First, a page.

Leslie Campos: The Business of Being a Mom: Balancing a Business While Raising Children

By Leslie Campos Wellparents.com leslie.campos@wellparents.com

There is no underestimating how important a job parenting is or its degree of difficulty. For many, however, it’s not the only rewarding job. Balancing two priorities — children and a career or business — has been a persistent tug-of-war for many mothers.

Fortunately, home-based businesses are becoming more acceptable and commonplace. Running your business out of your home can provide you with more parenting flexibility: less commute time, being with an infant or there when your older children come home from school, and having the flexibility to be physically available if your children are in virtual or hybrid learning environments or if you choose to home school.

The bottom line is that, even as a mother, you are an individual with an entrepreneurial spirit, and there are ways to fulfill that business drive while parenting.

Selecting the ideal “mompreneur” model

Deciding on your business will depend on a variety of factors pertinent to your circumstances. If you already have strong skills or a previous career in writing or marketing, for example, you may want to stay in those fields so you can draw on your past work successes as you promote yourself. If you are starting from scratch or would like a change, you may want to try a franchise model. You’ll find that no longer are you limited to fast-food or plumbing franchises — there are dozens to choose from that are well-suited to a home-based business model.

Business blueprint and banking

Once you’ve decided what you are going to do in business, you need to lay out how you are going to do it. This is where the business plan comes in — it’s your roadmap for how you are going to get your business off the ground, what your milestones are, who are you selling to, and why you think it will be successful. It is not only a good self-discipline and reality check for you, but if you need financing it will be something that a potential lender or investor will want to review. You should have a business plan if you are planning to operate a franchise, as well.

Home office and nuts and bolts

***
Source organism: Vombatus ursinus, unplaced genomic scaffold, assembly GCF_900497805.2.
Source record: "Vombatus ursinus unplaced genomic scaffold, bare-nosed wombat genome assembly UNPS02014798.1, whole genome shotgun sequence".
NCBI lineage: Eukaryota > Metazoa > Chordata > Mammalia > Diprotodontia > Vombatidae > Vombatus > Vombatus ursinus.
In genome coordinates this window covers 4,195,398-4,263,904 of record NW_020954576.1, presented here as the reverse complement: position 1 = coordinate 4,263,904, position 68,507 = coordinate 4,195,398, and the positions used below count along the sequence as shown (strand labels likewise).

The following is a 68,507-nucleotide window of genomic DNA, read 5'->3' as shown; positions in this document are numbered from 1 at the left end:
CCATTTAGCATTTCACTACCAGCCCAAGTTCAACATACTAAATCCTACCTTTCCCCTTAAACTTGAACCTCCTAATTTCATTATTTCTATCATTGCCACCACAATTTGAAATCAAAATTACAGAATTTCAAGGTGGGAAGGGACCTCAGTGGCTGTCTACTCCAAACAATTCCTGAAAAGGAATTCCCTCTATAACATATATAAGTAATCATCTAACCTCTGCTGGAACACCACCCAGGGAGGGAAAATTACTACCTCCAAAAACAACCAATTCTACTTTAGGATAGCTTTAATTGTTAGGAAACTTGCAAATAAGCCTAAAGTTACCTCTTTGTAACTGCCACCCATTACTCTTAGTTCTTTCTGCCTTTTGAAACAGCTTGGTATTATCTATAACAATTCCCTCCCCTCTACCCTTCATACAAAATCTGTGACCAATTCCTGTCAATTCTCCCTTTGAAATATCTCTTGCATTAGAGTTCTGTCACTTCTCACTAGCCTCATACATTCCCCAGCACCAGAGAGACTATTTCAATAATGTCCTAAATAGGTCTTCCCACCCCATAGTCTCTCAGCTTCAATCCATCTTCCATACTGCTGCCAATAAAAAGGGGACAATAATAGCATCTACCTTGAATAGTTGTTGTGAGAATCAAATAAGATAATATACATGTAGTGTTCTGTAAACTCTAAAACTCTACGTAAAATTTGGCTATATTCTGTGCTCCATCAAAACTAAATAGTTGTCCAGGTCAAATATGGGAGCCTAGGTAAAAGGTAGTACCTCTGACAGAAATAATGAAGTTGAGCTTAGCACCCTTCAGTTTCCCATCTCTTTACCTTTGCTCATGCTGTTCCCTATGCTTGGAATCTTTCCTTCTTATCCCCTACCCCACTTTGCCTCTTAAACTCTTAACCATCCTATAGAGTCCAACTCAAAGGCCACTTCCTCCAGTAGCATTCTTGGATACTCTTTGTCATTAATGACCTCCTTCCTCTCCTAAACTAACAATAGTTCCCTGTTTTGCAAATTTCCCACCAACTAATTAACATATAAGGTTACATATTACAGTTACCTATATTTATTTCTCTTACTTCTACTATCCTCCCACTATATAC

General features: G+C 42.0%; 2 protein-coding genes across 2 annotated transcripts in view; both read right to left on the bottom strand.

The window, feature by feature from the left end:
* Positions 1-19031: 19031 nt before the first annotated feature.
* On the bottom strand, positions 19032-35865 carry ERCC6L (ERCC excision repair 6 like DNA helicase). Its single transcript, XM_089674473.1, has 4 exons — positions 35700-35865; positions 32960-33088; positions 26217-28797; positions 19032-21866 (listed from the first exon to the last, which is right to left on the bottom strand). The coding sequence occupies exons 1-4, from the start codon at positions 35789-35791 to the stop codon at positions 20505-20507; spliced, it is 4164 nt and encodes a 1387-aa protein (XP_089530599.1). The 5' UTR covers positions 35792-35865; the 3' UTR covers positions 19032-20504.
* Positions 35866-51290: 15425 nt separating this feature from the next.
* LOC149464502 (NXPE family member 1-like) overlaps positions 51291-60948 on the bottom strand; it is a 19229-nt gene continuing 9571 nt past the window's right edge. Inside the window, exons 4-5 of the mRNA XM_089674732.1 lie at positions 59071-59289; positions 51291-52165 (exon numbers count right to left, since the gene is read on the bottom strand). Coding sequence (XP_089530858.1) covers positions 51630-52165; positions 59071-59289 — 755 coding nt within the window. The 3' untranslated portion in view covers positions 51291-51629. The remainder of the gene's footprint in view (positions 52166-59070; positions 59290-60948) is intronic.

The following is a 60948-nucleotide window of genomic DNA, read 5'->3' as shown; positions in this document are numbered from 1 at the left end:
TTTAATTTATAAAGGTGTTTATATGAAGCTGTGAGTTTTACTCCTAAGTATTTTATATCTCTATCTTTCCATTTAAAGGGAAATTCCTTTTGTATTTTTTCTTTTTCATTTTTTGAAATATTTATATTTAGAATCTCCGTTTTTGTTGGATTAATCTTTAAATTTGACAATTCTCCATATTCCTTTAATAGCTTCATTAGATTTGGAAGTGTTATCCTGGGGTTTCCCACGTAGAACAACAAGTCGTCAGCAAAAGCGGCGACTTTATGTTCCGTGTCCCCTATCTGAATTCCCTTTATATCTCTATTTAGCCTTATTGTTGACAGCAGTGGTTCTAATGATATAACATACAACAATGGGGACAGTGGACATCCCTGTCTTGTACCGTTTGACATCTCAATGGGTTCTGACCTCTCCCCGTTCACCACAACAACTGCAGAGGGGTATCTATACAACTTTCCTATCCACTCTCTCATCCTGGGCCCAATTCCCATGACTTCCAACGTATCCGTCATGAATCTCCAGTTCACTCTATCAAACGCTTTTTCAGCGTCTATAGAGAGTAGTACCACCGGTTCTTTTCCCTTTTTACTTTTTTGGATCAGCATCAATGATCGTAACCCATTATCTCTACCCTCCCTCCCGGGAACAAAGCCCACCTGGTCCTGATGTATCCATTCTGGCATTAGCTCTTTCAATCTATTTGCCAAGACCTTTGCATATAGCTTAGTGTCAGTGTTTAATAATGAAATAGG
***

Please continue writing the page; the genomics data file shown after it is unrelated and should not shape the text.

You also need to consider your work environment, which is now your home. Look at the layout of your home to determine what is the most viable for the type of business you have, and for your family dynamics. For example, if your children are so small that you will need to keep a near-constant eye on them and monitor their daytime sleeping patterns, then a home office with easy access to other parts of the home may be more realistic — at least, for now. You will likely need a similar arrangement if you have young school-aged children who may rely on you for support and guidance in a virtual learning environment.

If your kids are older or attending school in person, then you may be able to utilize a more detached work office setting, such as a converted garage, apartment over a garage, or even a detached building in the yard. You will also want to consider whether or not you expect any client visits so that you have a separate entrance and comfortable seating area for your visitors.

As you decorate your office space, keep in mind your business brand. For example, if you coach busy executives, you will want your brand to convey professionalism. If you are selling fun and cute items in an online marketplace, however, your brand can reflect whimsy and a more creative personality. Whatever logo you choose is an important part of your brand presence. Logos may seem simple, but good logo designers take into account your business and your brand personality in their logo designs. Look on online job platforms for logo designers — these platforms also let you look at client reviews, typical delivery times, and costs. You should also find out what is included in the cost, such as how many revisions you can request before you incur an additional charge.

The only perfection is reality

Parents, and in particular mothers, do one thing really well: They carry a lot of guilt! But guilt transfers useful energy away from both parenting and your business. Accepting that you are happier when you satisfy your desire to build a business can carry over into your parenting. As Fred Rogers said: “If the day ever came when we were able to accept ourselves and our children exactly as we and they are, then, I believe, we would have come very close to an ultimate understanding of what ‘good’ parenting means.”

Executing on a passion for business is a part of accepting who you are, so you can be a positive leader for your children while you lead your business to success.

Photo by Jessica Lewis on Unsplash

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Dr. Matthew X. Joseph is currently the director of curriculum, instruction, and assessment in Leicester Public Schools. He has been a school and district leader in many capacities in public education over his 25 years in the field. Experiences such as the Director of Digital Learning and Innovation in Milford Public Schools (MA), elementary school principal in Natick, MA and Attleboro, MA, classroom teacher, and district professional development specialist have provided Matt incredible insights on how to best support teaching and learning. This experience has led to nationally publishing articles and opportunities to speak at multiple state and national events. He is the co-author of Modern Mentoring, Reimagining Teacher Mentorship (Times 10, 2019). His master's degree is in special education and his Ed.D. in Educational Leadership from Boston College. Follow him on Twitter @matthewxjoseph

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